The Lock Down Log: Productivity FOMO

It is appalling that despite having the whole day to myself (with low to moderate work commitments) I have done very little today. The morning began well, as I worked to the ambient sounds of the streets of Kamata (Tokyo), a library, and a cafe. However, as the day progressed, I became anxious, distracted and frustrated. Every ten minutes, I thumbed through Twitter, Instagram and Facebook.

Quite a few on the web concur that the one great thing about being locked down is that there is no more FOMO. It makes a lot of sense. But another kind of FOMO has developed – FOMO of making the most of the lock down days. The apparent source of my anxiety and frustration was that I wasn’t making the most of my lock down days – not just in terms of terms doing productive work but even catching up on films and books.

Well, it’s not just me. Taylor Lorenz, writing for the New York Times, assures me that the feeling is more widespread, “many people are feeling pressure to organize every room in their homesbecome expert home chefs (or bakers), write the next “King Lear” and get in shape.” She tells us this: Stop Trying to be Productive and rather be grateful and appreciate the simple pleasures of life.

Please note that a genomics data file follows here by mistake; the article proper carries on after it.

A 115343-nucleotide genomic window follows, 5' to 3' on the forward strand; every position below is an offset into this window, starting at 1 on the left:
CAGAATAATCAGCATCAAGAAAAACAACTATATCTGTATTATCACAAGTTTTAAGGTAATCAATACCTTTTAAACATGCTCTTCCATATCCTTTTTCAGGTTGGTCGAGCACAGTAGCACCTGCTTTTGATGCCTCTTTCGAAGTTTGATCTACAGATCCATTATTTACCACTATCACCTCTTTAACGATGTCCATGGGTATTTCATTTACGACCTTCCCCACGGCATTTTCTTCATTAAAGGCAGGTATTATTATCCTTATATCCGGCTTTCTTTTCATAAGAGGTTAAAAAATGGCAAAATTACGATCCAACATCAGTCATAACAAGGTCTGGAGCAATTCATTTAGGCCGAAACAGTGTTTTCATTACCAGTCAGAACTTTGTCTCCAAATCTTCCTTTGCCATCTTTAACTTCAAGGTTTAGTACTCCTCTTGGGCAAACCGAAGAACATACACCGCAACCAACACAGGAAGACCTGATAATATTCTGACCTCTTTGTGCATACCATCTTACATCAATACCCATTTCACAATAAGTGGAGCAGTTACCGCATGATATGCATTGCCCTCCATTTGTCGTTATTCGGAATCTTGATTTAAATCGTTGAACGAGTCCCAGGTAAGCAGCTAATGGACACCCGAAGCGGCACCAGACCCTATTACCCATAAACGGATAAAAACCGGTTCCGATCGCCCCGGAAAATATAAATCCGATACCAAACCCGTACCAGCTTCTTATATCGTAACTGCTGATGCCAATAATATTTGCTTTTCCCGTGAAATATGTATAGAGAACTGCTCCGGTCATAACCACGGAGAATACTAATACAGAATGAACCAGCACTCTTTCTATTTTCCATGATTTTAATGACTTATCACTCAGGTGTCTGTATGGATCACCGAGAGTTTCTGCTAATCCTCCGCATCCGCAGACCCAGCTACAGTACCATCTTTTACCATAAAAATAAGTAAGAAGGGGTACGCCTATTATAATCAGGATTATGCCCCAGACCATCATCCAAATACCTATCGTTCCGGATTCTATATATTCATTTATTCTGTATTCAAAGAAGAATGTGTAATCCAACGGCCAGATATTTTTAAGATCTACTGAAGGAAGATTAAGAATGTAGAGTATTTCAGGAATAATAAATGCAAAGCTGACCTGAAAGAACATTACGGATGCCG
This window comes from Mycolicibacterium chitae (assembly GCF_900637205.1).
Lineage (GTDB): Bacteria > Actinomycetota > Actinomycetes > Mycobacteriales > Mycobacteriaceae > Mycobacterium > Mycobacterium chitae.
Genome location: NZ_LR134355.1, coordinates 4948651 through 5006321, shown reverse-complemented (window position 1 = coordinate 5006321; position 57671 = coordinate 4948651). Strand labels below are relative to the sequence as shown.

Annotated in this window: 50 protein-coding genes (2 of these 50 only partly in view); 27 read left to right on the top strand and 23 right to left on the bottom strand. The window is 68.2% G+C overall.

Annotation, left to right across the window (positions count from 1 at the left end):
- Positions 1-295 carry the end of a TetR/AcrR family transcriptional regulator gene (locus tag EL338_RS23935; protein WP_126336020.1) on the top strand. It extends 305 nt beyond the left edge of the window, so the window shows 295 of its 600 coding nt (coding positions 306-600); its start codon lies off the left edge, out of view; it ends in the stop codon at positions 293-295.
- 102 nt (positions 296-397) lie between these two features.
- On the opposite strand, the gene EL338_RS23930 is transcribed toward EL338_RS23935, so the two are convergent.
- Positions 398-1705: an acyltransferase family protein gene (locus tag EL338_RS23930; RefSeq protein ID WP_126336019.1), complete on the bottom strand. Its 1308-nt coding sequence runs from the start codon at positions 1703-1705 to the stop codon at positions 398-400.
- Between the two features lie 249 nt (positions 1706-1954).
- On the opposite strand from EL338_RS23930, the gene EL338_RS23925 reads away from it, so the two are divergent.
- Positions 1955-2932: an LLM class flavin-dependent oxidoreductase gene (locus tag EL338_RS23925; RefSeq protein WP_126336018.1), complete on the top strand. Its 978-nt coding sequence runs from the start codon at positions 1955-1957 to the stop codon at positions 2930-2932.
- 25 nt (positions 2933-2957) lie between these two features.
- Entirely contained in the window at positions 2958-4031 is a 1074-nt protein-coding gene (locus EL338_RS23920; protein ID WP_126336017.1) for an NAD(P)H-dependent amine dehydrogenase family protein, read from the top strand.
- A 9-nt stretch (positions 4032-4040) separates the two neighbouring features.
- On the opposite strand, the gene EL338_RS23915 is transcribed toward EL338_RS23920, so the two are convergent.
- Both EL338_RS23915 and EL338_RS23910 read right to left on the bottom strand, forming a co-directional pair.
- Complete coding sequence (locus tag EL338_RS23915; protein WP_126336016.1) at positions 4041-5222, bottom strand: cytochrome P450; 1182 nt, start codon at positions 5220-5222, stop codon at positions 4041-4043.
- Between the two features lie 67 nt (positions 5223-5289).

Yet I’m torn between the striving for productivity and just being. May be a middle path would be more acceptable to me. Dividing the day into two: one for productivity and the other for simple pleasures and just being.

And just a few minutes back on a call with my friend whining about my dull unproductive day, she reminded me that we should be grateful that we have jobs that pay during the pandemic. That was indeed a soothing thought.

Good night!

PS: I’m self-aware that this blog is uninspiring and boring at present. But I’m going to keep doing this everyday in the hope that something worthwhile might come out of this eventually.

The Lock Down Log: Day 1 (Week 1)

Now is an interesting time to be alive, if one’s employment, financials and health are reasonably secure. I have been meaning to write ever since the 21 day lock down was implemented in India. Only I hadn’t. And then I read The Quarantine Diaries this morning: “As the coronavirus continues to spread and confine people largely to their homes, many are filling pages with their experiences of living through a pandemic. Their diaries are told in words and pictures: pantry inventories, window views, questions about the future, concerns about the present.” These are interesting times and I had to keep a write.

It’s been exactly a week since the lock down was implemented in India and this is what I’ve been up to in the past week:

I have been reading news, research and articles on COVID-19. Nothing too much but just enough to have an idea. I was pleasantly surprised that the models the researchers simulated and the news articles quoted were an application of what I had learnt in a systems thinking course back in b-school. A course I had thoroughly enjoyed. In The World After Corona Virus, Yuval Noah Harari hypothesizes on the new normal post the pandemic – particularly, normalization of state surveillance, social distancing etc. This led me to ponder on more scenarios – would the lock down finally bring in more equal division of labor at home, would WFH become more common, would some parents realize the boons of home-schooling and many more.